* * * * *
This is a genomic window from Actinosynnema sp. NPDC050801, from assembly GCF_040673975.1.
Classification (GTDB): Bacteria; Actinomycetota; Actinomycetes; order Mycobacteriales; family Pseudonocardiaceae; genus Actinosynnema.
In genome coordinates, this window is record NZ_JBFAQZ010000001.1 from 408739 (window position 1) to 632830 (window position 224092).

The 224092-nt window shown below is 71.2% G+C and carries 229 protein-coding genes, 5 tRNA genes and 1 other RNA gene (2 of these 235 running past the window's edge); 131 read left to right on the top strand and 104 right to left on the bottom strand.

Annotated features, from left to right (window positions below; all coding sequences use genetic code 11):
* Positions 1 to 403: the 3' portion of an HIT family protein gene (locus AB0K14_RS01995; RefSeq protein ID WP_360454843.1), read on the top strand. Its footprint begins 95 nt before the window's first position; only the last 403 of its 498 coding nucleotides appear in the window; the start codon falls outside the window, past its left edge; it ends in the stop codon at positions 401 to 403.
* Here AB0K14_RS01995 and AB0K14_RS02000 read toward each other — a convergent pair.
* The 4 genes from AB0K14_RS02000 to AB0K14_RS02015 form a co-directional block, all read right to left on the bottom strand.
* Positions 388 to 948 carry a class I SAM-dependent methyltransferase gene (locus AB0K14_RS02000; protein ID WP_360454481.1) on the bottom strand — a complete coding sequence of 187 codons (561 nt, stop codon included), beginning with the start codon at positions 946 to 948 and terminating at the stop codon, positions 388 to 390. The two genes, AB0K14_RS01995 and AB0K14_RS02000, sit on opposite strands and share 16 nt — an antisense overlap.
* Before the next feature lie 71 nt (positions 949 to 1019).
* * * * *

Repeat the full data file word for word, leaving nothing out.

This is a genomic window from Actinosynnema sp. NPDC050801, from assembly GCF_040673975.1.
Classification (GTDB): Bacteria; Actinomycetota; Actinomycetes; order Mycobacteriales; family Pseudonocardiaceae; genus Actinosynnema.
In genome coordinates, this window is record NZ_JBFAQZ010000001.1 from 408739 (window position 1) to 632830 (window position 224092).

The 224092-nt window shown below is 71.2% G+C and carries 229 protein-coding genes, 5 tRNA genes and 1 other RNA gene (2 of these 235 running past the window's edge); 131 read left to right on the top strand and 104 right to left on the bottom strand.

Annotated features, from left to right (window positions below; all coding sequences use genetic code 11):
* Positions 1 to 403: the 3' portion of an HIT family protein gene (locus AB0K14_RS01995; RefSeq protein ID WP_360454843.1), read on the top strand. Its footprint begins 95 nt before the window's first position; only the last 403 of its 498 coding nucleotides appear in the window; the start codon falls outside the window, past its left edge; it ends in the stop codon at positions 401 to 403.
* Here AB0K14_RS01995 and AB0K14_RS02000 read toward each other — a convergent pair.
* The 4 genes from AB0K14_RS02000 to AB0K14_RS02015 form a co-directional block, all read right to left on the bottom strand.
* Positions 388 to 948 carry a class I SAM-dependent methyltransferase gene (locus AB0K14_RS02000; protein ID WP_360454481.1) on the bottom strand — a complete coding sequence of 187 codons (561 nt, stop codon included), beginning with the start codon at positions 946 to 948 and terminating at the stop codon, positions 388 to 390. The two genes, AB0K14_RS01995 and AB0K14_RS02000, sit on opposite strands and share 16 nt — an antisense overlap.
* Before the next feature lie 71 nt (positions 949 to 1019).